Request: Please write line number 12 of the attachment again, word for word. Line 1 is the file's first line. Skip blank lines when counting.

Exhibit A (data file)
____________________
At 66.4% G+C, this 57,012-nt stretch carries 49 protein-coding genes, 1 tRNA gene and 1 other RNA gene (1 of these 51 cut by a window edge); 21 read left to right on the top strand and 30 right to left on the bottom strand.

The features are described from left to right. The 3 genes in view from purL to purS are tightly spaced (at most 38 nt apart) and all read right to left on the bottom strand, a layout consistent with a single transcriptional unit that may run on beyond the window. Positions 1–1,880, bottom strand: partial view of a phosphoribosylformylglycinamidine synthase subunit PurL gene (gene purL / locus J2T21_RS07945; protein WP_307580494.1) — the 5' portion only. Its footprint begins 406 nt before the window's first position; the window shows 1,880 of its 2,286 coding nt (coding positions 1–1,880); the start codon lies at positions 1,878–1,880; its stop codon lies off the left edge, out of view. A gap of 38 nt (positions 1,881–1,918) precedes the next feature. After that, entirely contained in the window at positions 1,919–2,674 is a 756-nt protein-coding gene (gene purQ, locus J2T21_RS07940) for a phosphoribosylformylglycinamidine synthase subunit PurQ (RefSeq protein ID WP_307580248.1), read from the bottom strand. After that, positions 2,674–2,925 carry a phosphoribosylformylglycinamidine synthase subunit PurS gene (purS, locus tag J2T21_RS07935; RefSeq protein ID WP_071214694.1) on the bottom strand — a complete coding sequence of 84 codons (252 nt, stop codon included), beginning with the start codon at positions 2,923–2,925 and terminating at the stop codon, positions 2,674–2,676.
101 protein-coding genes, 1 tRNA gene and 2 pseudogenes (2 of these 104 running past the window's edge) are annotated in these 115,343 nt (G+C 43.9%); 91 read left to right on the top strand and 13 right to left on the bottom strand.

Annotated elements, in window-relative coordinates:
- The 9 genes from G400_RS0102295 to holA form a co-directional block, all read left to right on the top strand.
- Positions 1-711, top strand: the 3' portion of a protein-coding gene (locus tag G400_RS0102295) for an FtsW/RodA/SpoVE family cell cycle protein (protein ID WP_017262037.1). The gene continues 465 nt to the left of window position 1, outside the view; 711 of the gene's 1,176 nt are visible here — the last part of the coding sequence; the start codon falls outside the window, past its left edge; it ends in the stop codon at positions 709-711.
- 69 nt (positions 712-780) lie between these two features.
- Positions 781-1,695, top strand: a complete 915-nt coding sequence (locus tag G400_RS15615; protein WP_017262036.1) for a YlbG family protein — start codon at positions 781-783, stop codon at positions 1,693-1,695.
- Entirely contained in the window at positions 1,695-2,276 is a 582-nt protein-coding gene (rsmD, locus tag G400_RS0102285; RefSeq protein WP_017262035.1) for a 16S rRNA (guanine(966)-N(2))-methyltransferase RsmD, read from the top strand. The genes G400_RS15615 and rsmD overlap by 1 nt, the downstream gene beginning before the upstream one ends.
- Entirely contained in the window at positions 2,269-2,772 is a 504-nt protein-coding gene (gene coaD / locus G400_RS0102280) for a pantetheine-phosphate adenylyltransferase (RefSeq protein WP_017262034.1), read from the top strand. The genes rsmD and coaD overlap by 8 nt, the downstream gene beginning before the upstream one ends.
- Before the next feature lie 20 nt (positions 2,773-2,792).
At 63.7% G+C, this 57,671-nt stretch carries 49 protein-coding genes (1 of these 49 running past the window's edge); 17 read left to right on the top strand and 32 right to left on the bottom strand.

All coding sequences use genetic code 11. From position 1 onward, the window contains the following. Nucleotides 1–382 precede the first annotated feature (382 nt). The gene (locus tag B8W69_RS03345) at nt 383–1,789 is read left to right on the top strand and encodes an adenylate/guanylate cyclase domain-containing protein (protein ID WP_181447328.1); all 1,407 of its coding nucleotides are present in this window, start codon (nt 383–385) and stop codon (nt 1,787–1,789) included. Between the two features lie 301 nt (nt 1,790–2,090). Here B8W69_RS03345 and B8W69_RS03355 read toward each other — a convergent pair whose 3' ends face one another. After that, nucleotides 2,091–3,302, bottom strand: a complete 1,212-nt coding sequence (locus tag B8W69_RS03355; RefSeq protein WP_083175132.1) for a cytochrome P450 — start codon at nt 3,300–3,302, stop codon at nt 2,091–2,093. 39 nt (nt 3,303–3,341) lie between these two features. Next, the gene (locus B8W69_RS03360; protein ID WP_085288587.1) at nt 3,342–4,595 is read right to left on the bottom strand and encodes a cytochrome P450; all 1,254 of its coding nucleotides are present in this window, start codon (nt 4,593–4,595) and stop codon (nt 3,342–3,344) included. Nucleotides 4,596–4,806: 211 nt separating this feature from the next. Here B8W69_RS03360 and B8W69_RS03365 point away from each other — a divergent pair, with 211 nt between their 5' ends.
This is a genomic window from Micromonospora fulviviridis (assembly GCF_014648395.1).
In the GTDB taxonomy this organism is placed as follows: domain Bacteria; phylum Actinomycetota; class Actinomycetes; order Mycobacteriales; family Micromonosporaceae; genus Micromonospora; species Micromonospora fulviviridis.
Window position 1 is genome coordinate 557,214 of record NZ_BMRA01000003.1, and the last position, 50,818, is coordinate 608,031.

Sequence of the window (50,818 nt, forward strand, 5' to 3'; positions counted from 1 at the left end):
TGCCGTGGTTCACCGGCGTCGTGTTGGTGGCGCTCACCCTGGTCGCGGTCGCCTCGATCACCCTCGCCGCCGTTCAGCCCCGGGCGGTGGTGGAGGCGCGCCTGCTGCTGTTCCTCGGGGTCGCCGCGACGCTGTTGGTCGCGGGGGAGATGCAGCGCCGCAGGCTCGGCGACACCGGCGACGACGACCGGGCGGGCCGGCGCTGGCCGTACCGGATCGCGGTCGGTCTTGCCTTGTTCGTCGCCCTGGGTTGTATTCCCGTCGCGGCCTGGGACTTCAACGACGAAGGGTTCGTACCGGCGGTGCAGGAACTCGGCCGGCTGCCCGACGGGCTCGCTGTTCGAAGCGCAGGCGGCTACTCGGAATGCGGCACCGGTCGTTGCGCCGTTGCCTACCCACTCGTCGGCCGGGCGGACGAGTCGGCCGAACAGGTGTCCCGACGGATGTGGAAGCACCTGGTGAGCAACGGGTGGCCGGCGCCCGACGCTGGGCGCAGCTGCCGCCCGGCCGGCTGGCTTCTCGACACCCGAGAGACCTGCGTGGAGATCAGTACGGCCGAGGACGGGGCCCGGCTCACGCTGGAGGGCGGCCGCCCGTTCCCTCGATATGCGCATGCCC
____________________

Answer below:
At 63.7% G+C, this 57,671-nt stretch carries 49 protein-coding genes (1 of these 49 running past the window's edge); 17 read left to right on the top strand and 32 right to left on the bottom strand.